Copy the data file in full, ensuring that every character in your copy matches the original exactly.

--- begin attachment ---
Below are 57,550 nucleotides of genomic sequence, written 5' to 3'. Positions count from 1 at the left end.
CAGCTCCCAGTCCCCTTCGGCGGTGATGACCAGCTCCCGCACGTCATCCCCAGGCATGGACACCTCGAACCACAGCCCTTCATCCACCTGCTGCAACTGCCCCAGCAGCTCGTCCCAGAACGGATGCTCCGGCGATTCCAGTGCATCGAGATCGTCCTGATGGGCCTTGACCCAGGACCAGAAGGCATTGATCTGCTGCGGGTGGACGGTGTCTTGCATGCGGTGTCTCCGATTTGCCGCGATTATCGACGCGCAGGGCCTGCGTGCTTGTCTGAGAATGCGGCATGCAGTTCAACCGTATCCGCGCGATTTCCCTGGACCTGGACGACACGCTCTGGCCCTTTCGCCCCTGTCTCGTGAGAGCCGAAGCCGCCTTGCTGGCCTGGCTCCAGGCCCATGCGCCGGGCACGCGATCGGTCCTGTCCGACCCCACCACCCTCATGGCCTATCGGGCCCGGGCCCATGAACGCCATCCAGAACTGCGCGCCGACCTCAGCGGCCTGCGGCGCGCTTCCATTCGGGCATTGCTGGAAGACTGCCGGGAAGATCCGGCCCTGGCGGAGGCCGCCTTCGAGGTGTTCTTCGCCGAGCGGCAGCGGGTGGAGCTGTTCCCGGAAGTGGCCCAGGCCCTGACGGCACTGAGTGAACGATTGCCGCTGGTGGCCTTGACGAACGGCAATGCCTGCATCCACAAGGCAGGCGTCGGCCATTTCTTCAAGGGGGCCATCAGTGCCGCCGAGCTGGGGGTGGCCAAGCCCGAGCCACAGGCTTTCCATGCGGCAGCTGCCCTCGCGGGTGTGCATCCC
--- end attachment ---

Below are 57,550 nucleotides of genomic sequence, written 5' to 3'. Positions count from 1 at the left end.
CAGCTCCCAGTCCCCTTCGGCGGTGATGACCAGCTCCCGCACGTCATCCCCAGGCATGGACACCTCGAACCACAGCCCTTCATCCACCTGCTGCAACTGCCCCAGCAGCTCGTCCCAGAACGGATGCTCCGGCGATTCCAGTGCATCGAGATCGTCCTGATGGGCCTTGACCCAGGACCAGAAGGCATTGATCTGCTGCGGGTGGACGGTGTCTTGCATGCGGTGTCTCCGATTTGCCGCGATTATCGACGCGCAGGGCCTGCGTGCTTGTCTGAGAATGCGGCATGCAGTTCAACCGTATCCGCGCGATTTCCCTGGACCTGGACGACACGCTCTGGCCCTTTCGCCCCTGTCTCGTGAGAGCCGAAGCCGCCTTGCTGGCCTGGCTCCAGGCCCATGCGCCGGGCACGCGATCGGTCCTGTCCGACCCCACCACCCTCATGGCCTATCGGGCCCGGGCCCATGAACGCCATCCAGAACTGCGCGCCGACCTCAGCGGCCTGCGGCGCGCTTCCATTCGGGCATTGCTGGAAGACTGCCGGGAAGATCCGGCCCTGGCGGAGGCCGCCTTCGAGGTGTTCTTCGCCGAGCGGCAGCGGGTGGAGCTGTTCCCGGAAGTGGCCCAGGCCCTGACGGCACTGAGTGAACGATTGCCGCTGGTGGCCTTGACGAACGGCAATGCCTGCATCCACAAGGCAGGCGTCGGCCATTTCTTCAAGGGGGCCATCAGTGCCGCCGAGCTGGGGGTGGCCAAGCCCGAGCCACAGGCTTTCCATGCGGCAGCTGCCCTCGCGGGTGTGCATCCC